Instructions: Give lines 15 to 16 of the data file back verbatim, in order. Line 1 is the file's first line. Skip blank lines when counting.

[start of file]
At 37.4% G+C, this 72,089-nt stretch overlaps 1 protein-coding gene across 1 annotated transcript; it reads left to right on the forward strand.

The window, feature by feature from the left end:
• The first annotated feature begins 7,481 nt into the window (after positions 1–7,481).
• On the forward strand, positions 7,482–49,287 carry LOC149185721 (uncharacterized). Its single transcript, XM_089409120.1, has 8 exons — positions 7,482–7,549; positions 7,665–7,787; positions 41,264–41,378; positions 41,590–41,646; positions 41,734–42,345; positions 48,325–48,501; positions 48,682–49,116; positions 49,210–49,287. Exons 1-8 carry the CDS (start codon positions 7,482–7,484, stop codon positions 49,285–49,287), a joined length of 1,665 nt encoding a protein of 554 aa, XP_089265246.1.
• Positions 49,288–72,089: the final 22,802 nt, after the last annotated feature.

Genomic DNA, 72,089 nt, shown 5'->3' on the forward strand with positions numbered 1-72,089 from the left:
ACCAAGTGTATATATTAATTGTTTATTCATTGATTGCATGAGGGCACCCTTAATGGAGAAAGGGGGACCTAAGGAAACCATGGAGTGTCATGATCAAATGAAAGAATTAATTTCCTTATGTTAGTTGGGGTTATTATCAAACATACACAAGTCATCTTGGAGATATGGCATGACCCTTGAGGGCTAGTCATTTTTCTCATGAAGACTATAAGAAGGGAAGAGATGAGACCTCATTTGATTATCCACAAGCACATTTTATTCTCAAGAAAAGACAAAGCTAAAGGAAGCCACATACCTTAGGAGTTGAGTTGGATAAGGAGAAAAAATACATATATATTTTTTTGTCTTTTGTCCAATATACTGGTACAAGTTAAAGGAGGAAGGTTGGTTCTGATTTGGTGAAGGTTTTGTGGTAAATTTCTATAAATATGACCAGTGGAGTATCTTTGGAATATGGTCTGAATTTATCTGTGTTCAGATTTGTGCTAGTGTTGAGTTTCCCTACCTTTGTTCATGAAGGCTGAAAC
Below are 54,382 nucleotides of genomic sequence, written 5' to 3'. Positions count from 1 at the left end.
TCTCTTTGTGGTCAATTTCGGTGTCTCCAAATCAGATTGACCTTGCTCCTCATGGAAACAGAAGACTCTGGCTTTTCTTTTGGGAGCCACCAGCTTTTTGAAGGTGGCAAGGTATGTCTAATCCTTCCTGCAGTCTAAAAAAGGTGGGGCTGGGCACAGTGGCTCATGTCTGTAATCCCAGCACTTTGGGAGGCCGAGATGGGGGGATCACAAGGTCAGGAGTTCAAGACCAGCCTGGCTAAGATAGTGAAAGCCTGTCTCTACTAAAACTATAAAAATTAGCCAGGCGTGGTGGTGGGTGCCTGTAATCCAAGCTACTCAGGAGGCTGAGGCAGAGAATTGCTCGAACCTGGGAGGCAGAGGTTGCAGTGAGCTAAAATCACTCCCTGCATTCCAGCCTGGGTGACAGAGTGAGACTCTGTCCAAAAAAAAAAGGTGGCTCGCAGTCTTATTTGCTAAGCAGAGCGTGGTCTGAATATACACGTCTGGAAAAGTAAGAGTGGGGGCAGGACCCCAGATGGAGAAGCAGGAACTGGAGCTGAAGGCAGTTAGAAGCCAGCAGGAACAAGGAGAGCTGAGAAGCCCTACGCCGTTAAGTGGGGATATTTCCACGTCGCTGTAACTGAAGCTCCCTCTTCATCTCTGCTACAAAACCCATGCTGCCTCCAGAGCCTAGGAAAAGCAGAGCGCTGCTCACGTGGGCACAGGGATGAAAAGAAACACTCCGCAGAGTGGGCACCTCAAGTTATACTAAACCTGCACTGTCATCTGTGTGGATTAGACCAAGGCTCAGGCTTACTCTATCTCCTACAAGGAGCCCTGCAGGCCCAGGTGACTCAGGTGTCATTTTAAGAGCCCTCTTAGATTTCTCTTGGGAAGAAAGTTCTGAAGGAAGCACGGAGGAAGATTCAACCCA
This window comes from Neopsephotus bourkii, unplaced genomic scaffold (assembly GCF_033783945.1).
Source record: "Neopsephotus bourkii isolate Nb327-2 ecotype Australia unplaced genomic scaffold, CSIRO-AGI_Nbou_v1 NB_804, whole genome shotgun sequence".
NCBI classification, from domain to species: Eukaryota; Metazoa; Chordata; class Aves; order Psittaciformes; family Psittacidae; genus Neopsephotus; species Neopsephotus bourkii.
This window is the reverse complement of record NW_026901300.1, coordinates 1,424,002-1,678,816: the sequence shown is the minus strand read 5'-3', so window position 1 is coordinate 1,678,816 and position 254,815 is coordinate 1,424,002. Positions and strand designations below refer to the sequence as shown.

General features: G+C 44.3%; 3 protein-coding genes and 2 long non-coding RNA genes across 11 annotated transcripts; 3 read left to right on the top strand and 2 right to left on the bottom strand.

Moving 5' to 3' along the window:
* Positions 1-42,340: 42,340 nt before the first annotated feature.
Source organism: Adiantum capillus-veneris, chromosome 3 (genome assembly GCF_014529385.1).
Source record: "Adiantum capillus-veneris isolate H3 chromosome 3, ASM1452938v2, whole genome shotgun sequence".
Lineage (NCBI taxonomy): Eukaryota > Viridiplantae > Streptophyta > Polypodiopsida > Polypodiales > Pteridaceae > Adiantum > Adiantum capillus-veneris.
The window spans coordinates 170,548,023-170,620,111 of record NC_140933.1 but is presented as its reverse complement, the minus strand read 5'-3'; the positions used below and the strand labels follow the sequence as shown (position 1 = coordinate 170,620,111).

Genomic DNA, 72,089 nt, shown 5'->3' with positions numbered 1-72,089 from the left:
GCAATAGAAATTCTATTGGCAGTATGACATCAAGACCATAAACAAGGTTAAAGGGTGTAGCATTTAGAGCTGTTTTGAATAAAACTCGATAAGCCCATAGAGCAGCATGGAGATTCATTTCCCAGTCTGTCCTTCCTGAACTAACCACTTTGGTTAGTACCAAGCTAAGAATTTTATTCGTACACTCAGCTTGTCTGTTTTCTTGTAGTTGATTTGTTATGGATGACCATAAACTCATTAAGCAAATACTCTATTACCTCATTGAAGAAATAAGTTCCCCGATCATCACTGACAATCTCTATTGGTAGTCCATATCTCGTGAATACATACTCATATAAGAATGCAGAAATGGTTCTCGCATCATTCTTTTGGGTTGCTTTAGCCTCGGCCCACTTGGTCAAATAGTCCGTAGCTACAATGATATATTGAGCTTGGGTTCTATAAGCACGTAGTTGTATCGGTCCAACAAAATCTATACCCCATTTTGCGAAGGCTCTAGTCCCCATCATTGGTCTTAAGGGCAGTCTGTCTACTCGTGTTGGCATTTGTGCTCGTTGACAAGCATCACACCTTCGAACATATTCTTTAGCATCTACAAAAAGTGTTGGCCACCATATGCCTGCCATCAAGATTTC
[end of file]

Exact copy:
Moving 5' to 3' along the window:
* Positions 1-42,340: 42,340 nt before the first annotated feature.